Tuesday, 30 September 2014
During a recent trip to Halifax, we visited a shop that sells all kinds of tools and equipment. This Tala Cook's Dry Measure caught my eye, as I've been wanting one for ages.
There was a card tag attached to it giving a little bit of information about the history of Tala, which is one of Britain's oldest brands: the company has been in business since 1899.
This clever dry measure has been made by hand in Liverpool since the 1920s and the only change to the production process was the addition of metric measures to the imperial ones. Such a handy tool to have around when cookery books vary between imperial and metric measures, depending on when they were published.
I haven't had a chance to try it out yet, as our kitchen is in a state of upheaval due to some refinishing of the cupboard where I store all of my baking equipment. I'm looking forward to getting back to normal and being able to do some serious baking soon.
Monday, 29 September 2014
I managed to finish the wedding sampler last weekend before our trip to Cape Breton. I wrapped it carefully in tissue paper before delivering it to Emily, who was both surprised and delighted.
I was very pleased with the results, as I improvised the pattern with the aid of some graph paper. The design is stitched onto the knitted square using the technique known as Swiss darning.
It made a pleasant change to hand deliver a knitted gift, as so many of the gifts that I've knitted during the past year or so have been posted to family and friends.
Sunday, 28 September 2014
Last week we spent three nights in Sydney, as I was on the teaching faculty for a course. On Tuesday, we travelled back home and it was an absolutely glorious day.
These photographs show St Ann's Bay from a viewing point adjacent to the highway. The first photo is looking into the bay.
The second is looking towards the Atlantic Ocean.
If I hadn't spent two days working long hours, we may have taken the opportunity to do a little exploring, but I was tired and ready for home. We do hope to return to Cape Breton before the end of the season and follow the world famous Cabot Trail, which offers even more beautiful views at every corner.
Thursday, 18 September 2014
My latest knitting project is a wedding sampler, which is rather late in being completed (the wedding was in early August). For one reason or another, my knitting was delayed ~ firstly, due to having to order the yarn online and wait for delivery, then due to the colour being much darker than expected and an attempt at lightening with peroxide (not really successful). I had hoped to complete it this weekend, but then I ran out of thread!
The design is adapted from a couple of sources, though I'm not sure how it will turn out until it is finished. Watch this space...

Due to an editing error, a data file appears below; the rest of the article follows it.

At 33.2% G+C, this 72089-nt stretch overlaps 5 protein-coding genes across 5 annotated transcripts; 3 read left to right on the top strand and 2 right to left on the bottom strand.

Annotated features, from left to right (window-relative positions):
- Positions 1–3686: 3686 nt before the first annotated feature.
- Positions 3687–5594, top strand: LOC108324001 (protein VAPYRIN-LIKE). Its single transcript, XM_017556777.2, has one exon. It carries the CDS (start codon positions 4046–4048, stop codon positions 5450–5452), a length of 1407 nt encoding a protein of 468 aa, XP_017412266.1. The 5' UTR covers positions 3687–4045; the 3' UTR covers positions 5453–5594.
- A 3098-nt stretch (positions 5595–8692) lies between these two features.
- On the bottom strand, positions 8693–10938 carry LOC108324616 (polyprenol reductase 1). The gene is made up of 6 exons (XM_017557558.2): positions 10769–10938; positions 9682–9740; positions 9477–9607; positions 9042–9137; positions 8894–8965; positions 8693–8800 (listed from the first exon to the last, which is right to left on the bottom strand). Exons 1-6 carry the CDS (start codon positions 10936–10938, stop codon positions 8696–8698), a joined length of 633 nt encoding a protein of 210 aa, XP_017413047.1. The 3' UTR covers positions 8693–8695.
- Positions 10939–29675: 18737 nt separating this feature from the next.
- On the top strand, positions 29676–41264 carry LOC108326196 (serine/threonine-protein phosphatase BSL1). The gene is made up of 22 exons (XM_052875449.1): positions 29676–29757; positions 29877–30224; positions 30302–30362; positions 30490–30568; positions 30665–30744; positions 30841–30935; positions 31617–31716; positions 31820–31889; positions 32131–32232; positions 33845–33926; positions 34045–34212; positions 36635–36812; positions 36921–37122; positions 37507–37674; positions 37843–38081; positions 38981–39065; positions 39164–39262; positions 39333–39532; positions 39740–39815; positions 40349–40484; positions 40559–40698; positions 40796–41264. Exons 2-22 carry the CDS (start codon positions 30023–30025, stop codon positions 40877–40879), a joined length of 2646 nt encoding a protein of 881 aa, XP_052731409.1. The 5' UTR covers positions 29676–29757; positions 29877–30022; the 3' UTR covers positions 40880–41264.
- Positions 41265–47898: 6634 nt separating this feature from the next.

Tuesday, 16 September 2014
September is here and the garden is looking verdant and lush. It's just a pity that much of that green is due to weeds, but you won't see them if you don't look too closely!
Little Lime Hydrangea with its pom-poms of flowers which start off green and then turn blush pink is a favourite, which I planted last summer.
Borage is a firm favourite with the bees and they happily buzz around its flowers throughout the day.
Pink Sedum, which brings a splash of colour at the beginning of autumn.
Rudbeckia are a new addition to my garden this year and introduced yellow to the colour scheme.
Cosmos 'Purity' which I grew from seed and some were self-sown from previous years.
Love Lies Bleeding ~ another first year of sowing and growing from seed. Every time I look at them, they seem to have got longer and they hang right down to the ground!
Cow Parsley which forms little birds' nests as the flowers go to seed.
This silver leaved, downy perennial is another new addition to my garden this year. I planted it in the spring, but I've mislaid the tag and I can't remember what it's called. Does anyone recognize it?
Dill and Cosmos make a nice combination of yellow, white and green. This is more of a happy accident, rather than any attempt at garden design!
Sunday, 14 September 2014
I dream of having a cutting garden, where I can grow a variety of pretty flowers, so that I have an endless supply of them throughout the summer. I have yet to achieve that dream, but at least I have managed to cut a mixed bunch for the kitchen.
I'm very happy with the flowers as, with the exception of the snapdragon, the others were all grown from seed. Not a bad result from a few packets of seed is it?
Monday, 8 September 2014
With so much going on in daily life, our vegetable garden has been severely neglected this year. Considering how little time we have spent working in it, I am surprised that anything is thriving. The French Marigolds were grown from genuine seed (from France!) and I'm delighted with their prolific blooming. Hopefully, they have deterred a few bugs!
We arrived home from a day in Halifax on Saturday to discover that the French beans had toppled over, but we salvaged a good crop from the plants when we untangled the mess on Sunday.
The carrots are Parisian Market (do you detect a French theme here?) There were only two, so I'm not sure what happened to the rest of the row.
Spring Onions - my first attempt from seed and swede, which looked much better on the outside, as they were bad inside. I think this is due to the fact that the ground was so very hard, they were growing upwards, rather than down.